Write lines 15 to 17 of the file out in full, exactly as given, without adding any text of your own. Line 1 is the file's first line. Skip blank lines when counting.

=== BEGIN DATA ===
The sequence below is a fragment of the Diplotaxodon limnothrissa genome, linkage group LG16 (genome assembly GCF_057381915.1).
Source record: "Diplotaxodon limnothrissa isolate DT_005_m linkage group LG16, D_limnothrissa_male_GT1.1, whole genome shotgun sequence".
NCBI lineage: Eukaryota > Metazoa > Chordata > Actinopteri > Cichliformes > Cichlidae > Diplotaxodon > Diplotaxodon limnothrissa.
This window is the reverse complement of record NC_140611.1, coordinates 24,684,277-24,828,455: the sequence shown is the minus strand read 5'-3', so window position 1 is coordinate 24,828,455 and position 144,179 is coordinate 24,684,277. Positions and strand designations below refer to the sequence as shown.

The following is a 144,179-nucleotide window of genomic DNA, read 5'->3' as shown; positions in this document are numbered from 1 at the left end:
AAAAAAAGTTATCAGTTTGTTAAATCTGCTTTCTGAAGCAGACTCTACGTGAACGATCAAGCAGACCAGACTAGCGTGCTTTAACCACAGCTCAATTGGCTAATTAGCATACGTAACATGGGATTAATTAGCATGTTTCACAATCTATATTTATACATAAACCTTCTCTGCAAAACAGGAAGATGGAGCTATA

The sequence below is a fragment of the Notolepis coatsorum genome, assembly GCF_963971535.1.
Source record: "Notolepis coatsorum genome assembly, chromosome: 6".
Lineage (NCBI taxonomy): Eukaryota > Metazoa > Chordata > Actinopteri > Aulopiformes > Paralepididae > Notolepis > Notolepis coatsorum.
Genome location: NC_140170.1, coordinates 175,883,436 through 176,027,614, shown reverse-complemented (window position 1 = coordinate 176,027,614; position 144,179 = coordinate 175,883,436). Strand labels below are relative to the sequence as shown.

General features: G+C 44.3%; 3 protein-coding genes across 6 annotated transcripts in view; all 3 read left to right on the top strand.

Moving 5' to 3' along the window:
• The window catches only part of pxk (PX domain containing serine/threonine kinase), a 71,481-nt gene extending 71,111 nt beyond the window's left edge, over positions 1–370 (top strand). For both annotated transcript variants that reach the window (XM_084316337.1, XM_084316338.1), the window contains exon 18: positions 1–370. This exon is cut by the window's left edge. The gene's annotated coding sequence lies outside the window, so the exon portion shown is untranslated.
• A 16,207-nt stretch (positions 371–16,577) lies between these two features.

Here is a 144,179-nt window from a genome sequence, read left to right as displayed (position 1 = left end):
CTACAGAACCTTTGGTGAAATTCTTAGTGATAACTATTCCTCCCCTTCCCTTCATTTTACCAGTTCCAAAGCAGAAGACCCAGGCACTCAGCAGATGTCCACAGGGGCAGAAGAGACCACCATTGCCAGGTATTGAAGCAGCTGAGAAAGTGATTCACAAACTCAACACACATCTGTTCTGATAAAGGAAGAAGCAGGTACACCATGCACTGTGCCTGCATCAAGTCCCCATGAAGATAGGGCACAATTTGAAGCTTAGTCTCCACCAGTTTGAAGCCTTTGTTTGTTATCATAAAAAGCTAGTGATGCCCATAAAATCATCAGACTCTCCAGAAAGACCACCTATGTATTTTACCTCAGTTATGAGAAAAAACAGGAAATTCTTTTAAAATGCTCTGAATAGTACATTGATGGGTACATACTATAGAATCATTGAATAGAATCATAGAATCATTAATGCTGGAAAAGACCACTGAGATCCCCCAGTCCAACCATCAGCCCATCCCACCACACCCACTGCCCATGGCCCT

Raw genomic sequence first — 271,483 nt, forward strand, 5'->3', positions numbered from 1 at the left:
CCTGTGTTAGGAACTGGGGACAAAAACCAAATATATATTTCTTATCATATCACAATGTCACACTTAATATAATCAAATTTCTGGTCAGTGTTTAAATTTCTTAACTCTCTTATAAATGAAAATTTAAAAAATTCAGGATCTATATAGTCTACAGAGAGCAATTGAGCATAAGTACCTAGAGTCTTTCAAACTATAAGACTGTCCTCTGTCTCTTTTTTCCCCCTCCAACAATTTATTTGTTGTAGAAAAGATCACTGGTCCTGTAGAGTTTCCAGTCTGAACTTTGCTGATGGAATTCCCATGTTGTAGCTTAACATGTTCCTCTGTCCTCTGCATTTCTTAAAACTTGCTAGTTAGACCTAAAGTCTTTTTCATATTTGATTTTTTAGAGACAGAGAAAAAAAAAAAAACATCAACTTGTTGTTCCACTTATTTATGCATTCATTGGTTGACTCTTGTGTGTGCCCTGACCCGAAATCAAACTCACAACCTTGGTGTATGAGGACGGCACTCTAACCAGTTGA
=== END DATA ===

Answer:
Here is a 144,179-nt window from a genome sequence, read left to right as displayed (position 1 = left end):
CTACAGAACCTTTGGTGAAATTCTTAGTGATAACTATTCCTCCCCTTCCCTTCATTTTACCAGTTCCAAAGCAGAAGACCCAGGCACTCAGCAGATGTCCACAGGGGCAGAAGAGACCACCATTGCCAGGTATTGAAGCAGCTGAGAAAGTGATTCACAAACTCAACACACATCTGTTCTGATAAAGGAAGAAGCAGGTACACCATGCACTGTGCCTGCATCAAGTCCCCATGAAGATAGGGCACAATTTGAAGCTTAGTCTCCACCAGTTTGAAGCCTTTGTTTGTTATCATAAAAAGCTAGTGATGCCCATAAAATCATCAGACTCTCCAGAAAGACCACCTATGTATTTTACCTCAGTTATGAGAAAAAACAGGAAATTCTTTTAAAATGCTCTGAATAGTACATTGATGGGTACATACTATAGAATCATTGAATAGAATCATAGAATCATTAATGCTGGAAAAGACCACTGAGATCCCCCAGTCCAACCATCAGCCCATCCCACCACACCCACTGCCCATGGCCCT

Raw genomic sequence first — 271,483 nt, forward strand, 5'->3', positions numbered from 1 at the left: